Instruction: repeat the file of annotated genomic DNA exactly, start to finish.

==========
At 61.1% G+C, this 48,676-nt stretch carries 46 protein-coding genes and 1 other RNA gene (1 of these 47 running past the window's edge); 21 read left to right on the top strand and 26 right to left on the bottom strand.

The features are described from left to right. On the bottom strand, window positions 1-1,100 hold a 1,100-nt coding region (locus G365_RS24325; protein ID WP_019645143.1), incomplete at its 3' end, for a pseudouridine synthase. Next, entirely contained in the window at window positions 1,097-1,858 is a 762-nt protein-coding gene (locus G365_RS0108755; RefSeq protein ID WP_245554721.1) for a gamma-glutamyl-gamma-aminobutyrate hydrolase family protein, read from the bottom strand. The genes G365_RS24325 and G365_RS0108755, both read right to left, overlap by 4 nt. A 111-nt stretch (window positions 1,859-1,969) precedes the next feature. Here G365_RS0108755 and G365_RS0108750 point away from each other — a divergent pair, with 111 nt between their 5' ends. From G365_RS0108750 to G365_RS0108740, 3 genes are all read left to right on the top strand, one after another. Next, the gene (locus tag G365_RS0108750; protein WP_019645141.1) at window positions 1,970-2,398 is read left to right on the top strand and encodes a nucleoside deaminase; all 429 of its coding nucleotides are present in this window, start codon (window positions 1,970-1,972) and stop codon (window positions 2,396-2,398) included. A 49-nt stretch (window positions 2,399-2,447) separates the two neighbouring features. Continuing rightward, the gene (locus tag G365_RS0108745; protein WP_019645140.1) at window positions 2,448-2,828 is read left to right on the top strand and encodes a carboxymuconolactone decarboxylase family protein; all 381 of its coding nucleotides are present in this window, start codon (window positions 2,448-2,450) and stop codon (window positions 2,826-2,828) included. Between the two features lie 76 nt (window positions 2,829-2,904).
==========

At 61.1% G+C, this 48,676-nt stretch carries 46 protein-coding genes and 1 other RNA gene (1 of these 47 running past the window's edge); 21 read left to right on the top strand and 26 right to left on the bottom strand.

The features are described from left to right. On the bottom strand, window positions 1-1,100 hold a 1,100-nt coding region (locus G365_RS24325; protein ID WP_019645143.1), incomplete at its 3' end, for a pseudouridine synthase. Next, entirely contained in the window at window positions 1,097-1,858 is a 762-nt protein-coding gene (locus G365_RS0108755; RefSeq protein ID WP_245554721.1) for a gamma-glutamyl-gamma-aminobutyrate hydrolase family protein, read from the bottom strand. The genes G365_RS24325 and G365_RS0108755, both read right to left, overlap by 4 nt. A 111-nt stretch (window positions 1,859-1,969) precedes the next feature. Here G365_RS0108755 and G365_RS0108750 point away from each other — a divergent pair, with 111 nt between their 5' ends. From G365_RS0108750 to G365_RS0108740, 3 genes are all read left to right on the top strand, one after another. Next, the gene (locus tag G365_RS0108750; protein WP_019645141.1) at window positions 1,970-2,398 is read left to right on the top strand and encodes a nucleoside deaminase; all 429 of its coding nucleotides are present in this window, start codon (window positions 1,970-1,972) and stop codon (window positions 2,396-2,398) included. A 49-nt stretch (window positions 2,399-2,447) separates the two neighbouring features. Continuing rightward, the gene (locus tag G365_RS0108745; protein WP_019645140.1) at window positions 2,448-2,828 is read left to right on the top strand and encodes a carboxymuconolactone decarboxylase family protein; all 381 of its coding nucleotides are present in this window, start codon (window positions 2,448-2,450) and stop codon (window positions 2,826-2,828) included. Between the two features lie 76 nt (window positions 2,829-2,904).